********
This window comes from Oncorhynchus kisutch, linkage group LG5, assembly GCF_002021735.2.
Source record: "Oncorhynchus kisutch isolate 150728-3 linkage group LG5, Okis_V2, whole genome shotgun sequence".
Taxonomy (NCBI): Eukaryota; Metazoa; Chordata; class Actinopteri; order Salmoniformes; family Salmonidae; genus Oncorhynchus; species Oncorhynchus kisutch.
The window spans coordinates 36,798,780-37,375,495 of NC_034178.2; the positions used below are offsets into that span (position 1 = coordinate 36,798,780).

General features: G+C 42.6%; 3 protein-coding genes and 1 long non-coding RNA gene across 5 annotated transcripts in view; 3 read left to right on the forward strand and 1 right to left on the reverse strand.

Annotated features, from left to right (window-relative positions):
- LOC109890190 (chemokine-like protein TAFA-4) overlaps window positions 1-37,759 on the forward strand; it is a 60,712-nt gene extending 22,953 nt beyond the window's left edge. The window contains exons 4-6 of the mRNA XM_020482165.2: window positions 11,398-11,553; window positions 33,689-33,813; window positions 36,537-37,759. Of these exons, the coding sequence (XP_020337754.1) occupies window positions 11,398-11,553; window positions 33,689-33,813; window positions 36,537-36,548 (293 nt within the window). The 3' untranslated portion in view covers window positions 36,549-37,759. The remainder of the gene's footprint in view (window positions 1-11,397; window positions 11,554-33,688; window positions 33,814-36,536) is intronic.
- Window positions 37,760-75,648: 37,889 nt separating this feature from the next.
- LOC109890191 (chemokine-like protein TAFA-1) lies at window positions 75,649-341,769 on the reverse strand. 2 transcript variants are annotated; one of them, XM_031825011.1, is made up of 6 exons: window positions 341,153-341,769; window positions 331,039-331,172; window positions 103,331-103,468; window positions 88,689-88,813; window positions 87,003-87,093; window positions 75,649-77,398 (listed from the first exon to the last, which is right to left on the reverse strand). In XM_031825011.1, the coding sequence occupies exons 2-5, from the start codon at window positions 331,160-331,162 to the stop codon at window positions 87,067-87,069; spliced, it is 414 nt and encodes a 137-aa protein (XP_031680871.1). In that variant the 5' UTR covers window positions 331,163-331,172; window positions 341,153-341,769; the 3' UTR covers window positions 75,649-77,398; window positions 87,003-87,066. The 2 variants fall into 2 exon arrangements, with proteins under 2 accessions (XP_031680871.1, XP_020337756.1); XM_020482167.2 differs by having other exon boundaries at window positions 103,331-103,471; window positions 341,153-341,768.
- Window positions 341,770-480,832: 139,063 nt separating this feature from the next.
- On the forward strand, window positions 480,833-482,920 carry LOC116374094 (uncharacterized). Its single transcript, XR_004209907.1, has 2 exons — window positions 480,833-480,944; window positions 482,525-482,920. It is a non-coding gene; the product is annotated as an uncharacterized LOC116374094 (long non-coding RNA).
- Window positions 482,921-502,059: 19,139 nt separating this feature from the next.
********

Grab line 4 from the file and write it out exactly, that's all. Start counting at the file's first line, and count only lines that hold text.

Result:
The window spans coordinates 36,798,780-37,375,495 of NC_034178.2; the positions used below are offsets into that span (position 1 = coordinate 36,798,780).